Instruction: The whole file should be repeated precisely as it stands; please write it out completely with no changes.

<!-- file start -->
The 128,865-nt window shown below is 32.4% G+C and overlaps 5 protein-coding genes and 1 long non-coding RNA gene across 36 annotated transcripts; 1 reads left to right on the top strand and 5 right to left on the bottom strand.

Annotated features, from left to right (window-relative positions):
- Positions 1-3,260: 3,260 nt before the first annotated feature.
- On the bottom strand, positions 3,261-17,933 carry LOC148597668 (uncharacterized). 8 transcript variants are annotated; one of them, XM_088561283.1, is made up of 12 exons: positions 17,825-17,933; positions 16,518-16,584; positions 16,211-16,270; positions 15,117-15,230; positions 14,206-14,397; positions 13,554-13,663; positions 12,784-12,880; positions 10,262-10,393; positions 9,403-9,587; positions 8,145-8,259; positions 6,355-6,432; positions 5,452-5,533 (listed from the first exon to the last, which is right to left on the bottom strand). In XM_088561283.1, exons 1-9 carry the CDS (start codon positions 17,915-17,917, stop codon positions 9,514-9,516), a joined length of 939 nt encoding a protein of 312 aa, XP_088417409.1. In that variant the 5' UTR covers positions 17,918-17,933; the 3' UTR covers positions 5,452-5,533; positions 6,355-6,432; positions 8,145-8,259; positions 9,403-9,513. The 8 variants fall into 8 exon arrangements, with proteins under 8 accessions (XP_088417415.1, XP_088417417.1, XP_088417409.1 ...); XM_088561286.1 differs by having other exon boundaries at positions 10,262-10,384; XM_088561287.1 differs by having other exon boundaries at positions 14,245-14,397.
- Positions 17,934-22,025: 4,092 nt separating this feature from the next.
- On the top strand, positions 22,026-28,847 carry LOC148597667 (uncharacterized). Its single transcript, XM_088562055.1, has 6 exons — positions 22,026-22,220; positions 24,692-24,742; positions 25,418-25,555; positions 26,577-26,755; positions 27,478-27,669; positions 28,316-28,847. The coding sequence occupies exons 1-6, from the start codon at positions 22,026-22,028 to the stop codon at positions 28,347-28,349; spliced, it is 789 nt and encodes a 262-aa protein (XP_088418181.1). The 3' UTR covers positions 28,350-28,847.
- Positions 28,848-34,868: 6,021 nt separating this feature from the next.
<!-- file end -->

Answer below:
The 128,865-nt window shown below is 32.4% G+C and overlaps 5 protein-coding genes and 1 long non-coding RNA gene across 36 annotated transcripts; 1 reads left to right on the top strand and 5 right to left on the bottom strand.

Annotated features, from left to right (window-relative positions):
- Positions 1-3,260: 3,260 nt before the first annotated feature.
- On the bottom strand, positions 3,261-17,933 carry LOC148597668 (uncharacterized). 8 transcript variants are annotated; one of them, XM_088561283.1, is made up of 12 exons: positions 17,825-17,933; positions 16,518-16,584; positions 16,211-16,270; positions 15,117-15,230; positions 14,206-14,397; positions 13,554-13,663; positions 12,784-12,880; positions 10,262-10,393; positions 9,403-9,587; positions 8,145-8,259; positions 6,355-6,432; positions 5,452-5,533 (listed from the first exon to the last, which is right to left on the bottom strand). In XM_088561283.1, exons 1-9 carry the CDS (start codon positions 17,915-17,917, stop codon positions 9,514-9,516), a joined length of 939 nt encoding a protein of 312 aa, XP_088417409.1. In that variant the 5' UTR covers positions 17,918-17,933; the 3' UTR covers positions 5,452-5,533; positions 6,355-6,432; positions 8,145-8,259; positions 9,403-9,513. The 8 variants fall into 8 exon arrangements, with proteins under 8 accessions (XP_088417415.1, XP_088417417.1, XP_088417409.1 ...); XM_088561286.1 differs by having other exon boundaries at positions 10,262-10,384; XM_088561287.1 differs by having other exon boundaries at positions 14,245-14,397.
- Positions 17,934-22,025: 4,092 nt separating this feature from the next.
- On the top strand, positions 22,026-28,847 carry LOC148597667 (uncharacterized). Its single transcript, XM_088562055.1, has 6 exons — positions 22,026-22,220; positions 24,692-24,742; positions 25,418-25,555; positions 26,577-26,755; positions 27,478-27,669; positions 28,316-28,847. The coding sequence occupies exons 1-6, from the start codon at positions 22,026-22,028 to the stop codon at positions 28,347-28,349; spliced, it is 789 nt and encodes a 262-aa protein (XP_088418181.1). The 3' UTR covers positions 28,350-28,847.
- Positions 28,848-34,868: 6,021 nt separating this feature from the next.